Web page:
By Starrla Cray
CARVER COUNTY, MN Love ‘em or hate ‘em, roundabouts have become a daily sight for many local commuters.
“They must be working, because they’re putting them in everywhere,” said P.J. Burandt, who lives on Highway 7, just east of the roundabout on Highway 10.
About a mile away from Burandt is another roundabout, at the intersection of Highway 7 and Highway 25.
“We deal with them all the time, and personally, I like them,” Burandt said. “Traffic runs pretty smoothly, other than the occasional person who doesn’t know what to do.”
Minnesota Department of Transportation (MnDOT) officials are happy with the roundabouts, too.
“According to nationwide data, single-lane roundabouts offer a 40 percent reduction in overall crashes and a 75 percent reduction in injury crashes,” said Ken Johnson, pavement marking and work zone engineer in the MnDOT’s office of traffic safety and technology.
Locally, many of the roundabouts haven’t been in place for the five-year data-gathering period, but so far, Johnson said the results are encouraging.
Before and after
Three years before the roundabout opened on State Highway 284 and 13th Street/County Highway 32, there were 14 overall crashes, including one fatal and seven injuries.
Since the roundabout opened in November 2009, there has been only one crash, with no injuries.
The second roundabout in Waconia, at State Highway 284 and Sparrow Road/15th Street, has had two overall crashes including one injury since it opened in September 2008. In the three years prior to the roundabout, there were two overall crashes including two injuries at that intersection.
In 2013, the city of Waconia is planning to construct a third roundabout, at the intersection of Highway 284 and 10th Street.
“That’s the only one [in Carver County] that we’re aware of on the state highway system, although the local agencies might be considering them on local roads,” Johnson noted.
In nearby Hennepin County, the city of Minnetrista is working with MnDOT for a roundabout on State Highway 7 at Kings Point Road. Construction is expected to start in late 2011.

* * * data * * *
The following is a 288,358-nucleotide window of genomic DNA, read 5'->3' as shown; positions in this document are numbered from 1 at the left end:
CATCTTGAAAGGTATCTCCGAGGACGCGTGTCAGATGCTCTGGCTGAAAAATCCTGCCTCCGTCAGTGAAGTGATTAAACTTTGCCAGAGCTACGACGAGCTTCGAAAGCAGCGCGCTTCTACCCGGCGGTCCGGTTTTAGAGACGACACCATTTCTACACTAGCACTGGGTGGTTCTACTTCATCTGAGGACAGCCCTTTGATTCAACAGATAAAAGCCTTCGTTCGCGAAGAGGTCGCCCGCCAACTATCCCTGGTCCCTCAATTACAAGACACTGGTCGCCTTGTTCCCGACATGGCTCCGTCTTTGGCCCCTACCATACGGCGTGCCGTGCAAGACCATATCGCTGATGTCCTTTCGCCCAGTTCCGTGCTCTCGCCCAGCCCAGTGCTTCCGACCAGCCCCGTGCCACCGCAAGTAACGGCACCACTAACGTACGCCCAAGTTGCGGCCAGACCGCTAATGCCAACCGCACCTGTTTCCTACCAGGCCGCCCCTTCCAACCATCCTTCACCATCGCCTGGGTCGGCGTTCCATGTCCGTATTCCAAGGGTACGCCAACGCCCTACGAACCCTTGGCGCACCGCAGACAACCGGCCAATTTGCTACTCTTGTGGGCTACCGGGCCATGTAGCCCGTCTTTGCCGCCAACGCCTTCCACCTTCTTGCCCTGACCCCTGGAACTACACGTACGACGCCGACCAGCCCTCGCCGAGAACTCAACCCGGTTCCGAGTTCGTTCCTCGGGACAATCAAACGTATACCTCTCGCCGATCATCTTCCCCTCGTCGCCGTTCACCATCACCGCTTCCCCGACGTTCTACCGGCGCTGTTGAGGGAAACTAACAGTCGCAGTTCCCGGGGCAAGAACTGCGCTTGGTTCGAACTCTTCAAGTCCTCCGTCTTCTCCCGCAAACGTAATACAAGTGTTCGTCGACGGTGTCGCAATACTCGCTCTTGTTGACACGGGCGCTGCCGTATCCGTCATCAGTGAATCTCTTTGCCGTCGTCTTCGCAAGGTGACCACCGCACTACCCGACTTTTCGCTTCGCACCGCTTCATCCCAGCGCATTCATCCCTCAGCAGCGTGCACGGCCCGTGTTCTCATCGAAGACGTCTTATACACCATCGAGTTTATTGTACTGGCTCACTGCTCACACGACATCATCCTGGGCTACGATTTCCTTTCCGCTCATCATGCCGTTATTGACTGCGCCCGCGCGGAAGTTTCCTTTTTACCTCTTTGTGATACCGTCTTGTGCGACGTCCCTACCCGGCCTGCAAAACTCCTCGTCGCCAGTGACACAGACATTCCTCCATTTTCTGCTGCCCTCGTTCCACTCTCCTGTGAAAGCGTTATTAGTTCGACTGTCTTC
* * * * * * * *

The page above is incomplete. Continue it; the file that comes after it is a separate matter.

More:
The roundabout on Highway 7 and County Highway 10 has had 13 crashes with five injuries since it opened in July 2008. In the five years before the roundabout, 22 crashes were reported, including one fatality and nine injuries.
The roundabout at the intersection of Highway 7 and Highway 25 opened two months later, and has had nine overall crashes including two injuries. In the five years before the roundabout, the intersection had 32 crashes, including one fatal and 15 injuries.
In general, MnDOT expects a slight increase in crashes in the month or two after any change in traffic control.
“This is expected, because drivers become used to an intersection control and may be surprised if there is a change in what they are supposed to do at the intersection,” Johnson noted.
When they were new, some local residents were opposed to roundabouts in the area, but many have since reconsidered.
“I was very much against them at first,” commented Howard Lake resident Mary Streich, who uses both Highway 7 roundabouts twice a day.
“Overall, it’s nice not to have to wait and risk trying to get onto the highway with people traveling 60-plus miles per hour,” Streich noted.
According to nationwide data, about two-thirds of people typically feel “negative” or “strongly negative” to the implementation of roundabouts before they are constructed.
However, after they’ve been in place for a while, about two-thirds report a “positive” or “strongly positive” response.
“It completely flip-flops,” Johnson said.
Some residents have not warmed up to the roundabouts, however.
“People are still unfamiliar with them,” one Lester Prairie resident commented. “There are still people who stop at the yield sign, even though there is no traffic in or near the roundabout.”
For those who struggle with roundabouts, Johnson said it is sometimes helpful to think of it as a revolving door.
“Let people who are already in go first,” he explained.
Some residents have also cited issues with large vehicles not being able to pass through the roundabouts, but Johnson said they are designed with buses and semis in mind.
“On the central island, there is a paved area at a different angle than the surface,” he said. “It’s meant for the trailer wheels to off-track and go through it.”
Burandt commented that he has seen many large semis go through the two roundabouts near his property on Highway 7 with no problem.
97 and counting
So far, 97 roundabouts have been constructed in Minnesota, and three are under construction, according to a report from MnDOT.
Eighty-four more are either in the design, planning, or consideration stages.
The cost of a roundabout greatly depends on the amount of “approach work” needed, and is often comparable to that of a traffic light project, according to Johnson.
New turn lanes, signs, and other modifications to make the transition safe and comfortable are often needed for both roundabouts and traffic light intersections.
To learn more about Minnesota roundabouts, go to www.dot.state.mn.us/stateaid and click on “roundabout list” on the right column.